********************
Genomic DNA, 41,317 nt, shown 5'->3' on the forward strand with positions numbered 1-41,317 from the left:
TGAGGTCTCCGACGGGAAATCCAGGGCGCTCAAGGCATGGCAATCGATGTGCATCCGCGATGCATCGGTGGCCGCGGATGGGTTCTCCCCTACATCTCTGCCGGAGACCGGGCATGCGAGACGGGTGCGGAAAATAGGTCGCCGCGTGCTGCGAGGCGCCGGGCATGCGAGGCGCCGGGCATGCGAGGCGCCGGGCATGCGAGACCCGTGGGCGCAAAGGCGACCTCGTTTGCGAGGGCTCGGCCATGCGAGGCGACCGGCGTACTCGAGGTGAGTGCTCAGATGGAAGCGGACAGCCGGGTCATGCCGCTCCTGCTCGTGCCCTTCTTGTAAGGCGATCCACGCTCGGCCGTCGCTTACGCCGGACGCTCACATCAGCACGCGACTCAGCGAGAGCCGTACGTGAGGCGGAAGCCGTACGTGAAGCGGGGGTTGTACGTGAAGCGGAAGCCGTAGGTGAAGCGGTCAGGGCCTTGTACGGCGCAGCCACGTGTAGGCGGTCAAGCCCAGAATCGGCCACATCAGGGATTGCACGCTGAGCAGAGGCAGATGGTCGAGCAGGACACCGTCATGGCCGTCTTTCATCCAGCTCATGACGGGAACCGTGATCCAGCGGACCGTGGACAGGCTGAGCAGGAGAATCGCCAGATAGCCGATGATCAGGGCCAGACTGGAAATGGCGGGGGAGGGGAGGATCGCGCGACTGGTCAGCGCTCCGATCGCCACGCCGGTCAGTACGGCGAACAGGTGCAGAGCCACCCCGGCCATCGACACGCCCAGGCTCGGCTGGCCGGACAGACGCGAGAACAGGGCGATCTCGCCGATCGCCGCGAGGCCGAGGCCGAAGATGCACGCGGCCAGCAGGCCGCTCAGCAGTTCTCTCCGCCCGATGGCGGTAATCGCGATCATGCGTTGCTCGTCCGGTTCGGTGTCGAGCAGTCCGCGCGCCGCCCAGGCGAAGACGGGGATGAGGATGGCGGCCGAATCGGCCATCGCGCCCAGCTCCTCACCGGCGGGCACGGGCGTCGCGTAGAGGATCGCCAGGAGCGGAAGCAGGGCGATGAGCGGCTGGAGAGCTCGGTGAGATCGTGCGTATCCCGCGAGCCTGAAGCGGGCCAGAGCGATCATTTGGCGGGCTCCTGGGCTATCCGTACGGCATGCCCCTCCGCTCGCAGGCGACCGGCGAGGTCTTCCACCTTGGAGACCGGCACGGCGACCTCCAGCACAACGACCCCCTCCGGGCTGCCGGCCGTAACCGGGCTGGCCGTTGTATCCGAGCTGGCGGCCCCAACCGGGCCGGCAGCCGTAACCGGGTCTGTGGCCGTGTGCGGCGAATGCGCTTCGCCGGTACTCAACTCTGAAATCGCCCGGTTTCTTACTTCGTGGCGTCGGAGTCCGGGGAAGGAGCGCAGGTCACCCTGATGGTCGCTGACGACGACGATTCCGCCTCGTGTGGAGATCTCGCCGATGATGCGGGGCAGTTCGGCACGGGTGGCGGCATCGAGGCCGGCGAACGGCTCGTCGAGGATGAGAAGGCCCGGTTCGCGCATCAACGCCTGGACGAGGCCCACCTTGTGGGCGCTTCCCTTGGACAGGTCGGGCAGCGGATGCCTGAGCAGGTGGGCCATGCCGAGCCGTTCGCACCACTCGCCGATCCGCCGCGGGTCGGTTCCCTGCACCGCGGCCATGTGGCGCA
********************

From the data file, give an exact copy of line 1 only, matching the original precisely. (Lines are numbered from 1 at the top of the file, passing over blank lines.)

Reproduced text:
Genomic DNA, 41,317 nt, shown 5'->3' on the forward strand with positions numbered 1-41,317 from the left: